• Narrative for the resource
  • Validation and Path execution results
  • Information about the current element (e.g. viewer for attachments, codes, references)

Note that the FHIR Plug-in doesn’t provide syntax highlighting for XML or JSON – there’s other plug-ins for them.

Additional Notes:

  • The FHIR tools are based on DSTU2
  • There is ongoing active development of the plug-in, so expect glitches and bugs (report bugs using my FHIRServer Github project)
  • To get notified of updates, subscribe to the RSS link from the downloads page. Or the plug-in itself will notify when a new version is released
  • yes, Notepad++ is only available for windows. For OSX developers, well, you can get a windows VM. It’s unlikely that it will be feasible to port the tools to OSX
  • For further documentation, see the Wiki page

 

#FHIR DevDays Amsterdam 2015

In two weeks time – Nov 18 2015 – I will be joining Ewout Kramer from Furore in Amsterdam – along with other core team members James Agnew, Josh Mandel, Lloyd Mckenzie – for the Furore #FHIR DevDays 2015. I’m really looking forward to this – it’s the peak European FHIR event, and we’ve got a great program lined up:

  • Patient Track: Create, update and search patients with FHIR.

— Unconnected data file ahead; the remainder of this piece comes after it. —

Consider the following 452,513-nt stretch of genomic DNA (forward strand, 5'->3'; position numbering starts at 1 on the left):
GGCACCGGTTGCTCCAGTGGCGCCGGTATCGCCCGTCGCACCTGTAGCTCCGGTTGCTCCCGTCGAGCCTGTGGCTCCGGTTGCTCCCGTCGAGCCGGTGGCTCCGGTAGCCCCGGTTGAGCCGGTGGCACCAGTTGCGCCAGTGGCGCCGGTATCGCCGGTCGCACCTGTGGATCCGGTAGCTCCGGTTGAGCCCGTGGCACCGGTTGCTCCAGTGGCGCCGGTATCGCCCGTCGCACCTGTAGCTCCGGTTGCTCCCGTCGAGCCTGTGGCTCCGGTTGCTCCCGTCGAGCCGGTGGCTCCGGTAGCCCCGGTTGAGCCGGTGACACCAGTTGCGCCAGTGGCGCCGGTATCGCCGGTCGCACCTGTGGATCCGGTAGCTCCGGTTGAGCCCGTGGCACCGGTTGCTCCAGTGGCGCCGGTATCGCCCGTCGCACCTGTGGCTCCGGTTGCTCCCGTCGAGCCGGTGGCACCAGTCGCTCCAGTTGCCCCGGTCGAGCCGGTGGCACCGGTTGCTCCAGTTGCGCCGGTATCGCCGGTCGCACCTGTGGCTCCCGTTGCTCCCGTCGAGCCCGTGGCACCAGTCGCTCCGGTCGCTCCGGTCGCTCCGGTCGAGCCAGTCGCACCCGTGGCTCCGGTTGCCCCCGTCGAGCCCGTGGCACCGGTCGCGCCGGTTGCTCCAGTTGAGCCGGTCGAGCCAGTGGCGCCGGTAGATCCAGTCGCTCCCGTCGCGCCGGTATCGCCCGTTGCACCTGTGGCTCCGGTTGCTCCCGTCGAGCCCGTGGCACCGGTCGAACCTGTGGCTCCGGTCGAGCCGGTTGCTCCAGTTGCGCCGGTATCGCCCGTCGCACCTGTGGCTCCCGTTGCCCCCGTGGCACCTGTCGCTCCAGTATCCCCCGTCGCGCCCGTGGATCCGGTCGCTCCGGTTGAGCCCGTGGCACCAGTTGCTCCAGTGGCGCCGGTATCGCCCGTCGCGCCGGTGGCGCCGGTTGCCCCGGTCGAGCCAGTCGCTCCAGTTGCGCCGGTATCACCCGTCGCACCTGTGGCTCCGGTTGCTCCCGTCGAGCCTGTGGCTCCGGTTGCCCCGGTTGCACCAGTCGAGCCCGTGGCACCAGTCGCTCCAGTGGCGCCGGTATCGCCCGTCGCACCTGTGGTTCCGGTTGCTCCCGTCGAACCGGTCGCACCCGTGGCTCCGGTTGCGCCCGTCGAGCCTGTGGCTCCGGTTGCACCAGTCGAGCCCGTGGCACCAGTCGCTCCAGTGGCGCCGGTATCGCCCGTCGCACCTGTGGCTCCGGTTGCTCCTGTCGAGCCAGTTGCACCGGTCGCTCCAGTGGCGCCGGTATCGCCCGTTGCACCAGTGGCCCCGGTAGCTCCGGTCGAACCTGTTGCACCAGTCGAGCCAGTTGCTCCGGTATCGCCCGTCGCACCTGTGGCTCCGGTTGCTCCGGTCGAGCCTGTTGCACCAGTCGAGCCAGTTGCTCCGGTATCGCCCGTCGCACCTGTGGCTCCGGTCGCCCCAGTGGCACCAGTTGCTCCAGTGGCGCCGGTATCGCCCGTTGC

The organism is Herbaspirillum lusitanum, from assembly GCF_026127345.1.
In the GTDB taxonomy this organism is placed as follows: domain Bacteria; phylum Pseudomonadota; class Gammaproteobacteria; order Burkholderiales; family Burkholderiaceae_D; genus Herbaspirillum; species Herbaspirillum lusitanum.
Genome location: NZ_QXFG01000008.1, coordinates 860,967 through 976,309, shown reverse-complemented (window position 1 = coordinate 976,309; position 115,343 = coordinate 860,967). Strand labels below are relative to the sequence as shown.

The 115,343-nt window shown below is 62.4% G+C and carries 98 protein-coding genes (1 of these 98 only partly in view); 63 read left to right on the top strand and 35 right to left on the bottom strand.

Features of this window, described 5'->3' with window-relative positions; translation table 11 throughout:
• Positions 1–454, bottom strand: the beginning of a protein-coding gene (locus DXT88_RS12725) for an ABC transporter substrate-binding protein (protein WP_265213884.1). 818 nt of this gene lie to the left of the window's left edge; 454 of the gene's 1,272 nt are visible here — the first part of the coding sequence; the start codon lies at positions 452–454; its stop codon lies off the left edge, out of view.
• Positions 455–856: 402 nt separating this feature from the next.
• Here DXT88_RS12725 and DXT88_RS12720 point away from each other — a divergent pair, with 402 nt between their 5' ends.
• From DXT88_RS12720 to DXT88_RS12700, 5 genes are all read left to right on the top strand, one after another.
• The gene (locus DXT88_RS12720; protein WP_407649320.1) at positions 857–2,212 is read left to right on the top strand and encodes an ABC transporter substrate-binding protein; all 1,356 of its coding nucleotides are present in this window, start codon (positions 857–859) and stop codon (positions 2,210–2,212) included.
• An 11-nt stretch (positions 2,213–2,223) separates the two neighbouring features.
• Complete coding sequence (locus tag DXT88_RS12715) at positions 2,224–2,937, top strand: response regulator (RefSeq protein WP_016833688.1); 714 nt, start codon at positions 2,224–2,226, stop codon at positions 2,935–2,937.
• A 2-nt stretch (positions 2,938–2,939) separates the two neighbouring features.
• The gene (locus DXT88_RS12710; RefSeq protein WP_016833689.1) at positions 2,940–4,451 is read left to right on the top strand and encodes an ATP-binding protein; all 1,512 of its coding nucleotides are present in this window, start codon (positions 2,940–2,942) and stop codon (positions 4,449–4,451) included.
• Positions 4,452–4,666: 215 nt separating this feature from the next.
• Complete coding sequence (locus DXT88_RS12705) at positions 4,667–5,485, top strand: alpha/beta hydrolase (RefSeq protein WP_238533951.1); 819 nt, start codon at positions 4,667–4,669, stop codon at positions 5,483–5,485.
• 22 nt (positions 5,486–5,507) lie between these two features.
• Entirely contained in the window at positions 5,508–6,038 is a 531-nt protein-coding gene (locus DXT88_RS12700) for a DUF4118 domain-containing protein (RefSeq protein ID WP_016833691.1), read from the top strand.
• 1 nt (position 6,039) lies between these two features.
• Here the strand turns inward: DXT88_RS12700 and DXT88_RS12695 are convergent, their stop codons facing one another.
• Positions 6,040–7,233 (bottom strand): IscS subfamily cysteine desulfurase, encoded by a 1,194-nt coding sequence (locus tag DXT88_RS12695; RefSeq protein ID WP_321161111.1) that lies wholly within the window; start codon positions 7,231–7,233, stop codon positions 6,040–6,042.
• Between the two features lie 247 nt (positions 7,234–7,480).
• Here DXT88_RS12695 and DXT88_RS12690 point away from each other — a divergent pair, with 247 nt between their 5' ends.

• Terminology Services Track: See if you can work with FHIR’s terminology operations: expand valuesets, validate your codes and get human readable labels for your codes.
  • Profile & Validation Track: Create a profile and an instance, and ask a server to validate the instance according to your profile.
  • SMART on FHIR track: Extend your server or build a client to add OAuth2 to the FHIR REST interface, and see whether they can authenticate and talk.
  • Imaging Track: Imaging, DICOM and FHIR.
  • API Beginners Track: Get your very first FHIR client application up and running.
  • Community Track: Presentations of real life experiences with FHIR.

The full schedule is here: http://goo.gl/gHGmCB, along with the the presenters (Keith Boone, Brad Genereaux, Michel Rutten, Dunmail Hodkinson, Mirjam Baltus, Kevin Mayfield, Marten Smits, René Spronk, Simone Heckmann – what a stellar line up!)

In addition to this, the FHIR Core Team will be announcing a couple of new and exciting implementation features for the community at DevDays – hopefully I’ll see you there!